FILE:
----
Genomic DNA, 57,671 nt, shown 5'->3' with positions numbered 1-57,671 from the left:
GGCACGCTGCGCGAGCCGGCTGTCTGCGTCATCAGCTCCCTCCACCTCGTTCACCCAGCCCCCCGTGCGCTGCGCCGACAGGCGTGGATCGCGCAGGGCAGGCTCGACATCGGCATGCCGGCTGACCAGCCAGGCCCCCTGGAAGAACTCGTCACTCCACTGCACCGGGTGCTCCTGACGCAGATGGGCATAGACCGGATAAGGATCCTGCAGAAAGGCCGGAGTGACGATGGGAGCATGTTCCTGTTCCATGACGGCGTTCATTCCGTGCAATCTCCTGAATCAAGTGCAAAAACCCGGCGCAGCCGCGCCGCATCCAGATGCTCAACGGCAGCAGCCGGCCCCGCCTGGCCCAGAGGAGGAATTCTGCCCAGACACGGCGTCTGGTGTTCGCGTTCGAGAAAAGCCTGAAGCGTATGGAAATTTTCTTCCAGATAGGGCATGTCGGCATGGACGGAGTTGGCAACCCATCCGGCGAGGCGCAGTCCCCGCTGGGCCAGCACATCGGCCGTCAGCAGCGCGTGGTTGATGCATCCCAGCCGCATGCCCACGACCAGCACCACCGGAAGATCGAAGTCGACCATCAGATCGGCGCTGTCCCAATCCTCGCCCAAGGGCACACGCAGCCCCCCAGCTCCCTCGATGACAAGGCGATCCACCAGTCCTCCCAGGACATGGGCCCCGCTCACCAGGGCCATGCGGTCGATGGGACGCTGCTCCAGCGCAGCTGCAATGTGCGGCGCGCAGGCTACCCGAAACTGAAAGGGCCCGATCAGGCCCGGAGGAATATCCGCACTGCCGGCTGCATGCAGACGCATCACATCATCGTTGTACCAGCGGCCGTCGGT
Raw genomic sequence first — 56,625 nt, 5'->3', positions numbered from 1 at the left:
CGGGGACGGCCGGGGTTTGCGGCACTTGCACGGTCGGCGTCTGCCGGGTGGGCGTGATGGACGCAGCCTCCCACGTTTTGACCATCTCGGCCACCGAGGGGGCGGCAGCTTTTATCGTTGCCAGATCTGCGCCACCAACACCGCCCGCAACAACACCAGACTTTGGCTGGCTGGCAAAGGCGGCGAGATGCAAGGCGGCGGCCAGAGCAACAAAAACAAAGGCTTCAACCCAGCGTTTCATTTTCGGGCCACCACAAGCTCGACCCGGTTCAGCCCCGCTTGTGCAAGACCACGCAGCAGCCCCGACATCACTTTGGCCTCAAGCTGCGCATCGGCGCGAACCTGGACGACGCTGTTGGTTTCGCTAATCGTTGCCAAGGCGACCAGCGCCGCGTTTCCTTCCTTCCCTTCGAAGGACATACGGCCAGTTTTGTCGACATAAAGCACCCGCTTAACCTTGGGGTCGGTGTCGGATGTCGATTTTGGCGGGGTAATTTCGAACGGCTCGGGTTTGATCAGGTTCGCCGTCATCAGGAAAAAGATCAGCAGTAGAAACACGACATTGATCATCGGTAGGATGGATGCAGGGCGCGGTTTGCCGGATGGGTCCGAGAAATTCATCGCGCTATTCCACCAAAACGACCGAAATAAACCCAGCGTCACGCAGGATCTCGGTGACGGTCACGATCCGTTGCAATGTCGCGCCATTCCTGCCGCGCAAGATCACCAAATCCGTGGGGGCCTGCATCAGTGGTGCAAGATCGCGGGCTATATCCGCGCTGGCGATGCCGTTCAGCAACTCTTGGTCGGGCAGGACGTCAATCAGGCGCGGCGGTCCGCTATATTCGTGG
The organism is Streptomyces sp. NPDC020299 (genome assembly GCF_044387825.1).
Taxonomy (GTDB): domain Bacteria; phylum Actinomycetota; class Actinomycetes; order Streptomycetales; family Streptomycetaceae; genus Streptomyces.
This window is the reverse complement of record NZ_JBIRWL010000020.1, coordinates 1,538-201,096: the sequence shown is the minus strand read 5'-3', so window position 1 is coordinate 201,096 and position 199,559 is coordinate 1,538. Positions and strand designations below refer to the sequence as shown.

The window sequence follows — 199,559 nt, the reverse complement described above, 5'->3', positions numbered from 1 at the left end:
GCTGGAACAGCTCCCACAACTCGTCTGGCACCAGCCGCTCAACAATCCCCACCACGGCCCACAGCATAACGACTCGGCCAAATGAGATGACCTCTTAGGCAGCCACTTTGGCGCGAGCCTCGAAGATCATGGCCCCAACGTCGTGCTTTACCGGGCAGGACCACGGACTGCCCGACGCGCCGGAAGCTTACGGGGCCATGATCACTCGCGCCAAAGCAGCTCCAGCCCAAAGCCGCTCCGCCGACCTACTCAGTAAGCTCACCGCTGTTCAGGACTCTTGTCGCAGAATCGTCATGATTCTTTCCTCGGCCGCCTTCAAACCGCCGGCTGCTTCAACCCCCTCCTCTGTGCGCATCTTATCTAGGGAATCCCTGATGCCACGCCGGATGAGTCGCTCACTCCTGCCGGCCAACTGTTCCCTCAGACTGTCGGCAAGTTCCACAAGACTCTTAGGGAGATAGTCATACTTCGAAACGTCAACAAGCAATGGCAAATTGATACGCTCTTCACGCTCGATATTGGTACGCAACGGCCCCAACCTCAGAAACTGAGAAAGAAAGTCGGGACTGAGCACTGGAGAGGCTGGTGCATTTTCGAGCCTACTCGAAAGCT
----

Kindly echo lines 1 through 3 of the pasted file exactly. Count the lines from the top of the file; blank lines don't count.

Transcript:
Genomic DNA, 57,671 nt, shown 5'->3' with positions numbered 1-57,671 from the left:
GGCACGCTGCGCGAGCCGGCTGTCTGCGTCATCAGCTCCCTCCACCTCGTTCACCCAGCCCCCCGTGCGCTGCGCCGACAGGCGTGGATCGCGCAGGGCAGGCTCGACATCGGCATGCCGGCTGACCAGCCAGGCCCCCTGGAAGAACTCGTCACTCCACTGCACCGGGTGCTCCTGACGCAGATGGGCATAGACCGGATAAGGATCCTGCAGAAAGGCCGGAGTGACGATGGGAGCATGTTCCTGTTCCATGACGGCGTTCATTCCGTGCAATCTCCTGAATCAAGTGCAAAAACCCGGCGCAGCCGCGCCGCATCCAGATGCTCAACGGCAGCAGCCGGCCCCGCCTGGCCCAGAGGAGGAATTCTGCCCAGACACGGCGTCTGGTGTTCGCGTTCGAGAAAAGCCTGAAGCGTATGGAAATTTTCTTCCAGATAGGGCATGTCGGCATGGACGGAGTTGGCAACCCATCCGGCGAGGCGCAGTCCCCGCTGGGCCAGCACATCGGCCGTCAGCAGCGCGTGGTTGATGCATCCCAGCCGCATGCCCACGACCAGCACCACCGGAAGATCGAAGTCGACCATCAGATCGGCGCTGTCCCAATCCTCGCCCAAGGGCACACGCAGCCCCCCAGCTCCCTCGATGACAAGGCGATCCACCAGTCCTCCCAGGACATGGGCCCCGCTCACCAGGGCCATGCGGTCGATGGGACGCTGCTCCAGCGCAGCTGCAATGTGCGGCGCGCAGGCTACCCGAAACTGAAAGGGCCCGATCAGGCCCGGAGGAATATCCGCACTGCCGGCTGCATGCAGACGCATCACATCATCGTTGTACCAGCGGCCGTCGGT
Raw genomic sequence first — 56,625 nt, 5'->3', positions numbered from 1 at the left: